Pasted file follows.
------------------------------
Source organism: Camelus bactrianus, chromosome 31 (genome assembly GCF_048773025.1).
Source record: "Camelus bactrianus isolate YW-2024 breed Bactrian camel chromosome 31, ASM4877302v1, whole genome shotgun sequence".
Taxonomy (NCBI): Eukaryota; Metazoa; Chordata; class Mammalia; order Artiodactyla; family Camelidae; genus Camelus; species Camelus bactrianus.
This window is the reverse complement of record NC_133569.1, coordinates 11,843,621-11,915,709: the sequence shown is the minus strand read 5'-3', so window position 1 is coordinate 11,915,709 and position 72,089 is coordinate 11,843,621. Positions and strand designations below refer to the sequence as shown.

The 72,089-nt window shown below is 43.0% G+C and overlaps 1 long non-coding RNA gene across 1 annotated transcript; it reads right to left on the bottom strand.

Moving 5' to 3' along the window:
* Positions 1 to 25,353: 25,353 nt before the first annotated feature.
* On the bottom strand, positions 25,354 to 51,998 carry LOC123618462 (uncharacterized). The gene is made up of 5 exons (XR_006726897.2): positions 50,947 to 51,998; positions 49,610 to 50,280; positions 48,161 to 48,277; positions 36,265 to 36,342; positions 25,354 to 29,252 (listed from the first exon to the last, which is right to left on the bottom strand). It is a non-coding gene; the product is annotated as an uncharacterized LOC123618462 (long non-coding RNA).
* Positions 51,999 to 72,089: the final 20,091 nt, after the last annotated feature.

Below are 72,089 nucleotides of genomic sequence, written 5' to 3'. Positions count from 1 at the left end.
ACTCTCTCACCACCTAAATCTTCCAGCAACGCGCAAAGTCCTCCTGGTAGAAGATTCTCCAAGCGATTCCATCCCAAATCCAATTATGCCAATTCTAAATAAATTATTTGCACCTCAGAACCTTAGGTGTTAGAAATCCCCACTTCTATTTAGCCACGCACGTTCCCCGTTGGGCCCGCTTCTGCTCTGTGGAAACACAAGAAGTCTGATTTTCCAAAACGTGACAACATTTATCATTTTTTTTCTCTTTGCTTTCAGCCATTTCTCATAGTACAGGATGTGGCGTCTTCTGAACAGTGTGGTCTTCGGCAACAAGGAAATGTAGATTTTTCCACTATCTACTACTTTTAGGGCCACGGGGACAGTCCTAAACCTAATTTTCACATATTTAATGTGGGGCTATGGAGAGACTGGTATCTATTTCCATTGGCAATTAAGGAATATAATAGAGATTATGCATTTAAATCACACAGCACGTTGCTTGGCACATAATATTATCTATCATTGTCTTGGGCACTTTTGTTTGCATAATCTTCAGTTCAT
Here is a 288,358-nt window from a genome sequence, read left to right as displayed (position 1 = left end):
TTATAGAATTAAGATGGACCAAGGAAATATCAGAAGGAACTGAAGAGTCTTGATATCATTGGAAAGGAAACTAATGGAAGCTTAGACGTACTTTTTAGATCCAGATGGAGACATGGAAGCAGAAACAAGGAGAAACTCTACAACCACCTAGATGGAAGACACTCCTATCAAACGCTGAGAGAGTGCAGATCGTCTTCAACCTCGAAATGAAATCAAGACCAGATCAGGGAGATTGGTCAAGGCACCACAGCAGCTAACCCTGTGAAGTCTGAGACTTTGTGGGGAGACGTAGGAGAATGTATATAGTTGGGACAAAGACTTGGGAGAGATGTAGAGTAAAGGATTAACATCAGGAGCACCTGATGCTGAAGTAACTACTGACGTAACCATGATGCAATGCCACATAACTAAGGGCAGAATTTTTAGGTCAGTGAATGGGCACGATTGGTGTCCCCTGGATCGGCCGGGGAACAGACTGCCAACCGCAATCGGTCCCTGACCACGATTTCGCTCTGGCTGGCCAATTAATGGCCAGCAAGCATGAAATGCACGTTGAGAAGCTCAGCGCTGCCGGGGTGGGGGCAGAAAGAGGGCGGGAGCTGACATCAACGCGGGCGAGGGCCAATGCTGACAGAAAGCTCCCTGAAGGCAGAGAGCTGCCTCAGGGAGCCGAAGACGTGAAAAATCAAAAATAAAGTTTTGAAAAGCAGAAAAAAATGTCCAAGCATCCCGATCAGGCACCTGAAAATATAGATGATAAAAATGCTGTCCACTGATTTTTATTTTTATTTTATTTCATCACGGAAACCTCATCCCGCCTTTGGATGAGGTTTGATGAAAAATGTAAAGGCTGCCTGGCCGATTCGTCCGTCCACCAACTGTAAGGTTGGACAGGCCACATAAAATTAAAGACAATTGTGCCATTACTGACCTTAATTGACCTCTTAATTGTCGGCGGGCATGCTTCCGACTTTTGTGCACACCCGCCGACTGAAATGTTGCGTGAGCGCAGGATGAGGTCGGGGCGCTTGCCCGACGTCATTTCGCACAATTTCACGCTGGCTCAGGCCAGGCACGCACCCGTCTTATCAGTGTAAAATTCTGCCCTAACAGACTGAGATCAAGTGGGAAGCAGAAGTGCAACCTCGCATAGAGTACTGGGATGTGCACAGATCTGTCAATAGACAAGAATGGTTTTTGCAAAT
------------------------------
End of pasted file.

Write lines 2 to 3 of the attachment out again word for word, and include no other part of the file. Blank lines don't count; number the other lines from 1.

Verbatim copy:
Source record: "Camelus bactrianus isolate YW-2024 breed Bactrian camel chromosome 31, ASM4877302v1, whole genome shotgun sequence".
Taxonomy (NCBI): Eukaryota; Metazoa; Chordata; class Mammalia; order Artiodactyla; family Camelidae; genus Camelus; species Camelus bactrianus.